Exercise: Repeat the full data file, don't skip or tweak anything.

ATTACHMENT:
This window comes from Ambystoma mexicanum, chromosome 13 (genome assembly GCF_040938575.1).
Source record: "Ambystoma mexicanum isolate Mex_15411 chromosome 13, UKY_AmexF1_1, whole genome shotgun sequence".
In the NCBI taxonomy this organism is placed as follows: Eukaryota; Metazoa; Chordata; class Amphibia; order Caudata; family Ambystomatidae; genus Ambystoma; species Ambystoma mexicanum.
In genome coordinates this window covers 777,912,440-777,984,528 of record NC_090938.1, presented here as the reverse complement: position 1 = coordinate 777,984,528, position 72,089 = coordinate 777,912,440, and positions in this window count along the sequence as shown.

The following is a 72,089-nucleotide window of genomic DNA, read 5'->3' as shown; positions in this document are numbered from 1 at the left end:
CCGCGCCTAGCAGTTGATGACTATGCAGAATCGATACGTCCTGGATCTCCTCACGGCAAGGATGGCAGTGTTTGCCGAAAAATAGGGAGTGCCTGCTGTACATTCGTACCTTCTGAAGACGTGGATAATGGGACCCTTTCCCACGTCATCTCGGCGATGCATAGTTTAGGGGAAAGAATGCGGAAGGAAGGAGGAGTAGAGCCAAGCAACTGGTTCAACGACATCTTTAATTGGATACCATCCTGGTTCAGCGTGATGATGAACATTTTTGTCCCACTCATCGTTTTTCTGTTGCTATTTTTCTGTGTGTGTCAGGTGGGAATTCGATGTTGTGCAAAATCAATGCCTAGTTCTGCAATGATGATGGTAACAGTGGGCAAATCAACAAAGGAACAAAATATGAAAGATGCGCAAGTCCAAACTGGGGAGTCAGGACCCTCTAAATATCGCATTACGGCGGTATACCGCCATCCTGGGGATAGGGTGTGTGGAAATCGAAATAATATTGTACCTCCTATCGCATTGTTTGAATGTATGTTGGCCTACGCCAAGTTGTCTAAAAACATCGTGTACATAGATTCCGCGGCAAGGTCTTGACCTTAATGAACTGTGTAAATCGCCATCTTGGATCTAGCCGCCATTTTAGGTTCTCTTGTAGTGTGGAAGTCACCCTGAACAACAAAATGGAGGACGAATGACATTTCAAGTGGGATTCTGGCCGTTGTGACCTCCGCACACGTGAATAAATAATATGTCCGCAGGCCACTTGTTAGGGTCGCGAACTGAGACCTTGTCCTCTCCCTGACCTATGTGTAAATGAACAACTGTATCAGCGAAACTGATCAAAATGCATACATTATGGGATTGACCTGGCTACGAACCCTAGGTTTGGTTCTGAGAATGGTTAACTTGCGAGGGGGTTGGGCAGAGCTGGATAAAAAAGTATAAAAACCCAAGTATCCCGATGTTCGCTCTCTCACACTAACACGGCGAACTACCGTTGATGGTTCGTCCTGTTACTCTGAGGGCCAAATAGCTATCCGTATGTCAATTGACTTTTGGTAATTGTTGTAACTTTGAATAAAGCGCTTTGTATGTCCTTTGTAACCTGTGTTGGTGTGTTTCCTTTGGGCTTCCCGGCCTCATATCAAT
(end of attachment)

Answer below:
This window comes from Ambystoma mexicanum, chromosome 13 (genome assembly GCF_040938575.1).
Source record: "Ambystoma mexicanum isolate Mex_15411 chromosome 13, UKY_AmexF1_1, whole genome shotgun sequence".
In the NCBI taxonomy this organism is placed as follows: Eukaryota; Metazoa; Chordata; class Amphibia; order Caudata; family Ambystomatidae; genus Ambystoma; species Ambystoma mexicanum.
In genome coordinates this window covers 777,912,440-777,984,528 of record NC_090938.1, presented here as the reverse complement: position 1 = coordinate 777,984,528, position 72,089 = coordinate 777,912,440, and positions in this window count along the sequence as shown.

The following is a 72,089-nucleotide window of genomic DNA, read 5'->3' as shown; positions in this document are numbered from 1 at the left end:
CCGCGCCTAGCAGTTGATGACTATGCAGAATCGATACGTCCTGGATCTCCTCACGGCAAGGATGGCAGTGTTTGCCGAAAAATAGGGAGTGCCTGCTGTACATTCGTACCTTCTGAAGACGTGGATAATGGGACCCTTTCCCACGTCATCTCGGCGATGCATAGTTTAGGGGAAAGAATGCGGAAGGAAGGAGGAGTAGAGCCAAGCAACTGGTTCAACGACATCTTTAATTGGATACCATCCTGGTTCAGCGTGATGATGAACATTTTTGTCCCACTCATCGTTTTTCTGTTGCTATTTTTCTGTGTGTGTCAGGTGGGAATTCGATGTTGTGCAAAATCAATGCCTAGTTCTGCAATGATGATGGTAACAGTGGGCAAATCAACAAAGGAACAAAATATGAAAGATGCGCAAGTCCAAACTGGGGAGTCAGGACCCTCTAAATATCGCATTACGGCGGTATACCGCCATCCTGGGGATAGGGTGTGTGGAAATCGAAATAATATTGTACCTCCTATCGCATTGTTTGAATGTATGTTGGCCTACGCCAAGTTGTCTAAAAACATCGTGTACATAGATTCCGCGGCAAGGTCTTGACCTTAATGAACTGTGTAAATCGCCATCTTGGATCTAGCCGCCATTTTAGGTTCTCTTGTAGTGTGGAAGTCACCCTGAACAACAAAATGGAGGACGAATGACATTTCAAGTGGGATTCTGGCCGTTGTGACCTCCGCACACGTGAATAAATAATATGTCCGCAGGCCACTTGTTAGGGTCGCGAACTGAGACCTTGTCCTCTCCCTGACCTATGTGTAAATGAACAACTGTATCAGCGAAACTGATCAAAATGCATACATTATGGGATTGACCTGGCTACGAACCCTAGGTTTGGTTCTGAGAATGGTTAACTTGCGAGGGGGTTGGGCAGAGCTGGATAAAAAAGTATAAAAACCCAAGTATCCCGATGTTCGCTCTCTCACACTAACACGGCGAACTACCGTTGATGGTTCGTCCTGTTACTCTGAGGGCCAAATAGCTATCCGTATGTCAATTGACTTTTGGTAATTGTTGTAACTTTGAATAAAGCGCTTTGTATGTCCTTTGTAACCTGTGTTGGTGTGTTTCCTTTGGGCTTCCCGGCCTCATATCAAT